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It is not news to readers of this journal that Americans pay more than citizens of other countries for health care. Moreover, along many dimensions of quality it appears that we receive less health in return for this spending. Media reports commonly mention that our health care system is in crisis (Halper 2008).
Recognizing the predicament is, however, a lot easier than identifying solutions. One frequently advocated strategy to enhance efficiency is greater reliance on markets (Hubbard, Cogan, and Kessler 2005). In the 1990s, reliance on markets typically implied advocating competition among health plans. Currently, the pro-market strategy is often manifested in the move toward higher patient cost sharing at the point of service. In some cases this entails plans with higher copayments, as several papers in this issue discuss (Gilman and Kautter 2008; Reed et al. 2008; Wallace et al. 2008; Simoni-Wastila et al. 2008). In other cases this strategy is reflected by high-deductible health plans, often referred to as consumer driven plans. These plans represent a modest 1.7 percent of the private market (less than that in managed care plans), but enrollment has grown considerably from 438,000 in 2004 to over 3 million in January of 2006 (Government Accountability Office 2006).
When consumers pay a greater share of the cost of prescription drugs they consume less (Gilman and Kautter 2008; Reed et al. 2008; Wallace et al. 2008; Simoni-Wastila et al. 2008). In standard economic models, this reduction in use of prescription drugs due to higher out-of-pocket costs would be expected and interpreted as a sign of efficiency. It would be assumed that the value of health foregone by this price-related reduction in use was below the cost of care to the patient, and that therefore the greater cost sharing would lead to a more efficient system.
However, the applicability of this reasoning to health care decisions is uncertain for several reasons. First, the price of prescription drugs generally exceeds marginal cost (which may be desirable to provide incentives to innovate). If copayment rates are at or above marginal cost, further increases in copayment rates will generate welfare loss, relative to a system that charged marginal cost, even if higher copayment rates move the out-of-pocket price closer to the actual price. Second, there is a considerable body of research which suggests that, when faced with cost sharing consumers reduce consumption of both high-value and low-value services (Newhouse 1993; Fendrick et al. 2001; Rosen et al. 2005). This is consistent with the findings of Gilman and Kautter (2008) and Simoni-Wastila et al. (2008) who note that use of maintenance medications for chronic diseases declines with rising prices. This contrasts, however, with economic models that assume that the least valuable services would be the first to be eliminated as prices rise.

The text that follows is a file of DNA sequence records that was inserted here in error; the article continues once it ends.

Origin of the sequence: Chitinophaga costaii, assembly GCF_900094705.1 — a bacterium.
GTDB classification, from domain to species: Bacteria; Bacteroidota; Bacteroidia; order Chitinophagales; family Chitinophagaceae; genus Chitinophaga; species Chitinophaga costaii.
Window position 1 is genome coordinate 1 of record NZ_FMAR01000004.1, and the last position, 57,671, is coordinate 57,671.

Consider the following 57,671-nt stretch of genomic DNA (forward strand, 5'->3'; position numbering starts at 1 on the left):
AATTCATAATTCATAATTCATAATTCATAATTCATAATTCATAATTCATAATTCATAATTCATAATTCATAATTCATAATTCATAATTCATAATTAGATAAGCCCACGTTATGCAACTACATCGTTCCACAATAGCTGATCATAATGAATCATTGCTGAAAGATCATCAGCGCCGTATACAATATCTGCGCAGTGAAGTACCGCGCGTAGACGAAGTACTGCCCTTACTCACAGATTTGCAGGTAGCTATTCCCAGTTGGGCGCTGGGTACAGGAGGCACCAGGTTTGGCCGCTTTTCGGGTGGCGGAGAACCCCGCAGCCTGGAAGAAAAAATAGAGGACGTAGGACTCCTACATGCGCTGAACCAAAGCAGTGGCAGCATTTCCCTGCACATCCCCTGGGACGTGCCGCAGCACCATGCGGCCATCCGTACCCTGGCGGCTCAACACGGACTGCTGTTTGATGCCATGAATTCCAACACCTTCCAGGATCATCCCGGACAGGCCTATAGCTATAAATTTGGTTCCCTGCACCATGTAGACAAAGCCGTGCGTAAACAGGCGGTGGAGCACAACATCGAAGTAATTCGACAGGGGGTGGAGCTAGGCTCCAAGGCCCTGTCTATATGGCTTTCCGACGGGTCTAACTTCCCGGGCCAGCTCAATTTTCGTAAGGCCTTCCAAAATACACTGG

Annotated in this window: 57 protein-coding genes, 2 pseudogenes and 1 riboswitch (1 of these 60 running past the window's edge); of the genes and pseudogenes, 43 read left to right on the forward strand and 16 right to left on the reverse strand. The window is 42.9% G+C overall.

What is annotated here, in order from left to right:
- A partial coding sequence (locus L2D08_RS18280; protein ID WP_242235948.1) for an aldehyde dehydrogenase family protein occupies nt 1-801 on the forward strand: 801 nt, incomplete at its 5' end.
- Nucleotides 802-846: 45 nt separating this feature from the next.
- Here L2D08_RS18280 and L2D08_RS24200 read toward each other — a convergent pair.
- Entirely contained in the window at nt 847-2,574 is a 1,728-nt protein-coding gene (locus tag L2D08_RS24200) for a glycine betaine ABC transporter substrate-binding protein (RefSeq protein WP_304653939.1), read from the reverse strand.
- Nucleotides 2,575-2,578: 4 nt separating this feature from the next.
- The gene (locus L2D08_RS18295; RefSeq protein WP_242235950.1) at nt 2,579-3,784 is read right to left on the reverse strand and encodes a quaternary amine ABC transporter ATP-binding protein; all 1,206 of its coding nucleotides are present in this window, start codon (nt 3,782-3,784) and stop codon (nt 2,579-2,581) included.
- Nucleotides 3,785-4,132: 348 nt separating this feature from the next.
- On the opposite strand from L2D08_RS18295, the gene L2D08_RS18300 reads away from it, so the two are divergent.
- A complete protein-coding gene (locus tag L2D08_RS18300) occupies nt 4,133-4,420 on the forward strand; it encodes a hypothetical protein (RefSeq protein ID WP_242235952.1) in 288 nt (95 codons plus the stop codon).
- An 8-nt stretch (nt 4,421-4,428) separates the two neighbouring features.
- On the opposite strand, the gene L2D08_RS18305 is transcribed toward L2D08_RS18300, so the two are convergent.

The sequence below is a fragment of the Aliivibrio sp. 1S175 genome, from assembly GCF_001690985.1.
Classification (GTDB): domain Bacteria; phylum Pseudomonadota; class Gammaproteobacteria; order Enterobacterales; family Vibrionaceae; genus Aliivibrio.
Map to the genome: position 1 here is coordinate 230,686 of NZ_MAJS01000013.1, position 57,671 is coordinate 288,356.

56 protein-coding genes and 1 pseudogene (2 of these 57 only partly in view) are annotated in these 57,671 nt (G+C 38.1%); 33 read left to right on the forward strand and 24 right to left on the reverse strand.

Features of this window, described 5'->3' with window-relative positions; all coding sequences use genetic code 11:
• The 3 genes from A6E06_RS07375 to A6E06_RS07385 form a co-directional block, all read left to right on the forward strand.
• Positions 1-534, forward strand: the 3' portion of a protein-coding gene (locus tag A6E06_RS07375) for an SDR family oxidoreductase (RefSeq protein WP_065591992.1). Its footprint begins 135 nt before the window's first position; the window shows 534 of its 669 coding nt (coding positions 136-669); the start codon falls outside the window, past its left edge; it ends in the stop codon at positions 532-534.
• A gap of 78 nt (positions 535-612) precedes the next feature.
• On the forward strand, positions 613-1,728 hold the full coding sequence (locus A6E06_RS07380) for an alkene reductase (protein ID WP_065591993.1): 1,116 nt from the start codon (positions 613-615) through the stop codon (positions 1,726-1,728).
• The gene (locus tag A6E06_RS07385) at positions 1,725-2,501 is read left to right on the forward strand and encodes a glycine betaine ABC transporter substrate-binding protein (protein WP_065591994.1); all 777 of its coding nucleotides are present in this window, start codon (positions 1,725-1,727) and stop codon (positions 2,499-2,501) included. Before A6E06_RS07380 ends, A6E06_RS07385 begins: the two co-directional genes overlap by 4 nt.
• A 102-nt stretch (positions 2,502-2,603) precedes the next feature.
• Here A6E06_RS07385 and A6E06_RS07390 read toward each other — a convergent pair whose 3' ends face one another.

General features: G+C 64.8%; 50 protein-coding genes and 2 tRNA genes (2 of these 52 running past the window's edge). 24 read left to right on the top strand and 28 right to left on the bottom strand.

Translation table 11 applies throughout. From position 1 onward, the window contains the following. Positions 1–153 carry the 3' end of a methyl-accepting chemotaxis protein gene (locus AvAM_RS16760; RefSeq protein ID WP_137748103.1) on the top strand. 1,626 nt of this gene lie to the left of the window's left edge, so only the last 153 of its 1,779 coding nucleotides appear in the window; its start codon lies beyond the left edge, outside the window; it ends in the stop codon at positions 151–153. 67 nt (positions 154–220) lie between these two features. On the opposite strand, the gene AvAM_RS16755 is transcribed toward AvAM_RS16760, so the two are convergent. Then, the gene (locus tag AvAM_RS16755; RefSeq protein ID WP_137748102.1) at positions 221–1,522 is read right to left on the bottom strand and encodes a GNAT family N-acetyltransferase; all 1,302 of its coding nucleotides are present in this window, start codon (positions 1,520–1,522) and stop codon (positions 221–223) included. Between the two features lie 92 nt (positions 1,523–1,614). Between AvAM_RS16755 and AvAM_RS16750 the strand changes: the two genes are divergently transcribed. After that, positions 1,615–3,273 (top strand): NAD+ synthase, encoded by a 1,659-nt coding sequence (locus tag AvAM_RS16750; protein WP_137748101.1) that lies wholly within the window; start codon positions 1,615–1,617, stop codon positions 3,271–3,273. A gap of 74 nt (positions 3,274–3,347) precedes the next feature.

Yet, abandoning market-based incentives completely is unlikely to provide an acceptable solution. Most proponents of a more regulated system recognize that the adoption of certain market principles may be needed to help manage demand and provide appropriate incentives for patients and providers. Many nationalized systems have increased the use of demand and supply side principles to improve health care quality and lower costs (Saltman and Figueras 1998; Callahan and Wasunna 2006).